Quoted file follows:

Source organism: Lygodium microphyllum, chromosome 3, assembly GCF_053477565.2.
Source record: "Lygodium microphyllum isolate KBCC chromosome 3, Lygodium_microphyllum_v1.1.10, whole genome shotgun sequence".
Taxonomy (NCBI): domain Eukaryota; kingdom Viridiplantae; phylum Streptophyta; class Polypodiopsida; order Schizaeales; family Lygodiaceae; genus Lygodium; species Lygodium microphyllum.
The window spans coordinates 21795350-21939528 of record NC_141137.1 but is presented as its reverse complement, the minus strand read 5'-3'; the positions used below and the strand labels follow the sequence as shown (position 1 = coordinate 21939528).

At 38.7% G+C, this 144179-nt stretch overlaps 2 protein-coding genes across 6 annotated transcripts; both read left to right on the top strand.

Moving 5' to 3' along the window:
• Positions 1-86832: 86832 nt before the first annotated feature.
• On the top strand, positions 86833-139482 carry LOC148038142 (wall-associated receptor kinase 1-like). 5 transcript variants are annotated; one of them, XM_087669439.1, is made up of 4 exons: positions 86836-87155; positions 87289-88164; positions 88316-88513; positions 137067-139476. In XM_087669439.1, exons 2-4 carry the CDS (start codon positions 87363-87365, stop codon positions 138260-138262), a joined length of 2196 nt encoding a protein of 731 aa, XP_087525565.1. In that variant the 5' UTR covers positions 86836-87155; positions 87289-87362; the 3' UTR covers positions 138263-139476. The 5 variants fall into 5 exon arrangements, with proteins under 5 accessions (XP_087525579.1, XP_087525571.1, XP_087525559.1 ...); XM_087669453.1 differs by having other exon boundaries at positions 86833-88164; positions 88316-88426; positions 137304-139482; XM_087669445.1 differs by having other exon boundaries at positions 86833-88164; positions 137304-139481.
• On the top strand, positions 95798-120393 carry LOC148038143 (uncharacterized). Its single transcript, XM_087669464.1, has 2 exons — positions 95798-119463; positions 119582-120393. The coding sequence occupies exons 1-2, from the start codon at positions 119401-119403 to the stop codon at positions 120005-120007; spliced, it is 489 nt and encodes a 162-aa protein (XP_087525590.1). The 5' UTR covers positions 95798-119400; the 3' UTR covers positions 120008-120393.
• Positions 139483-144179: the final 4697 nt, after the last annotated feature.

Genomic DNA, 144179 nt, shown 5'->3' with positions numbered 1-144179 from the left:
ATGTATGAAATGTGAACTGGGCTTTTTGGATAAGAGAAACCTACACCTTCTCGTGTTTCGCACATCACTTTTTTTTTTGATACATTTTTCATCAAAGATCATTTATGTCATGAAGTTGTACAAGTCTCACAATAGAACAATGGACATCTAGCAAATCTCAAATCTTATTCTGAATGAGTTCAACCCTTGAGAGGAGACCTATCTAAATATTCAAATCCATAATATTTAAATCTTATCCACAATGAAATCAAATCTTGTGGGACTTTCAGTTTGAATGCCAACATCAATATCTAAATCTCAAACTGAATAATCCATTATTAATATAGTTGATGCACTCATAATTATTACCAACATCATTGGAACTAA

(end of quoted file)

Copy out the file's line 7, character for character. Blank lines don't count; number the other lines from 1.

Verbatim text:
• Positions 1-86832: 86832 nt before the first annotated feature.